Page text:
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Harry Potter and the Half Blood Prince

Title: Harry Potter and the Half Blood Prince.
Author: J. K. Rowling
Publisher: Arthur A. Levine Books (A Scholastic imprint)       Date: 2005

The dust jacket of this addition to the Harry Potter series maintains the dark colorscheme. This time, shades of green are used. On the frontpiece, we see our hero Harry Potter and his mentor Professor Albus Dumbledore standing at a basin upon a pedastal. A wispy light eminates from the basin illuminating the two faces peering into it. On the backpiece the characters of Ron Weasley, Hermoine Granger, and Ginny Weasley standing in a night scene with the infamous Dark Mark depicted in the sky. The artwork is clearly from the same person as the previous covers or from someone who is intimate with their work. The cover itself is a dark purple color with a harlequin pattern impressed on it. The spine is made from dark blue canvas with the lettering embossed on it in purple foil. The font used for the title and related details on the spine is again the same as is used for page headers and chapter titles. It is the same font that was used for the other books. Continuing the theme of the other books, a little depiction of a crucial element of the following chapter remains at the head of the first page of the chapter immediately beneath the chapter title. The paperstock used is middle of the road quality. If archival quality ink was used for this printing it is only because it has become so obiquitous in the industry.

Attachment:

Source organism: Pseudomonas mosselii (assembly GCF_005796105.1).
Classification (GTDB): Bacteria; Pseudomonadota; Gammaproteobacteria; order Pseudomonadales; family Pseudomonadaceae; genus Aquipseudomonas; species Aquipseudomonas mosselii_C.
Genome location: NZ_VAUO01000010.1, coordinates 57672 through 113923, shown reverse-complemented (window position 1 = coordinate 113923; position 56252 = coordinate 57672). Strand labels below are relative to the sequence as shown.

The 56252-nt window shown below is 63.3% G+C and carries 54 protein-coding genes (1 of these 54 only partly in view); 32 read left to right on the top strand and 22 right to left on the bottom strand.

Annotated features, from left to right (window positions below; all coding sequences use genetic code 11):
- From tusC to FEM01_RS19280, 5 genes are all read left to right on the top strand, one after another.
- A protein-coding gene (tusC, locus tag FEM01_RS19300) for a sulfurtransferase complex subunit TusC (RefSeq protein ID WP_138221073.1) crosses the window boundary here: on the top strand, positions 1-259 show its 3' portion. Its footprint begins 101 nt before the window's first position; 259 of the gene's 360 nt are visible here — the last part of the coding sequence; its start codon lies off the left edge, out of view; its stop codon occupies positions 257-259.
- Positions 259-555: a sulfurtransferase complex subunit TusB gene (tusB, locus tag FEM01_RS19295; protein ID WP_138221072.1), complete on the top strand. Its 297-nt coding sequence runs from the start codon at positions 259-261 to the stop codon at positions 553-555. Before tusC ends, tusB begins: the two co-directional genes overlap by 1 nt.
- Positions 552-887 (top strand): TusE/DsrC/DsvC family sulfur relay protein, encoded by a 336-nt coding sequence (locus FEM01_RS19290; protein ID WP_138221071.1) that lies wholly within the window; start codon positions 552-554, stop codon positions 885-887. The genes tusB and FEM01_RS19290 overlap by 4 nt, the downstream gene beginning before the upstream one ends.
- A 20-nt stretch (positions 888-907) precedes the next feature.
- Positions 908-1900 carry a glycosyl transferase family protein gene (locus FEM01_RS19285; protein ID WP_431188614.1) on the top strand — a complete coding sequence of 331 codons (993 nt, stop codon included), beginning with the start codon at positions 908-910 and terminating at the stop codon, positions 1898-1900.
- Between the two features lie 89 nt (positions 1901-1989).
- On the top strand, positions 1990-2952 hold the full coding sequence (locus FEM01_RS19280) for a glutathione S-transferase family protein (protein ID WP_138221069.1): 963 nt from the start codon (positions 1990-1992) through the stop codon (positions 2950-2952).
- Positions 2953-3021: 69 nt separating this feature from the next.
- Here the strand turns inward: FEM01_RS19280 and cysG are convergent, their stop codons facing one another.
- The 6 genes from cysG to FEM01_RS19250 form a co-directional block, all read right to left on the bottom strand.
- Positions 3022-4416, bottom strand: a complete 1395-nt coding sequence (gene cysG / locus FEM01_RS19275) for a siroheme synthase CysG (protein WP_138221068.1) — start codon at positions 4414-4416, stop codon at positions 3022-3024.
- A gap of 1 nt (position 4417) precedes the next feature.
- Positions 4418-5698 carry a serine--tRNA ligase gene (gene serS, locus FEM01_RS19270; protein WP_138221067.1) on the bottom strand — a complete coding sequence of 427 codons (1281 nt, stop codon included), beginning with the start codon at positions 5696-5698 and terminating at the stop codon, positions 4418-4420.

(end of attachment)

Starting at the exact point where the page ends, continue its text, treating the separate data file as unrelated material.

The story begins with tensions pretty much everywhere. The problems in the Wizarding world has bled into the Muggle world in the form of freak weather and strange accidents. The Minister of Magic meets with the Prime Minister (of England, wherein the books are set) and very briefly summarize the events of note. It was a bit of a slap-dash way to recap the story thus far. At the same time, however, Rowling does a very good job of showing the rising sense of panic in both worlds in the face of Voldemorte's activity. The following scene shows Albus Dumbledore recruiting assistance and reminds the reader of Harry's place as a primary figure in the story (though I felt this was rather unnecessary given the title's obviousness). From here, we move to witnessing the division and tensions within the ranks of Voldemorte's supporters.

A theme is built of divisiveness, quarrels, and tension that runs through the whole story like a live wire. If we only focused on the angst of the teen characters coming of age, you could have a very full and complex story by itself. Focusing only on the war between Voldemorte and the Order of the Phoenix, the story itself is again complex and well rounded. Viewing the interpersonal tensions between Harry and Severus Snape makes for a surprisingly deep story as well. Rowling's genius in blending these dispariate elements together is not something to be denied. The fact that as this series progresses and the characters develop the story develops into greater maturity and complexity is a stroke of brilliance.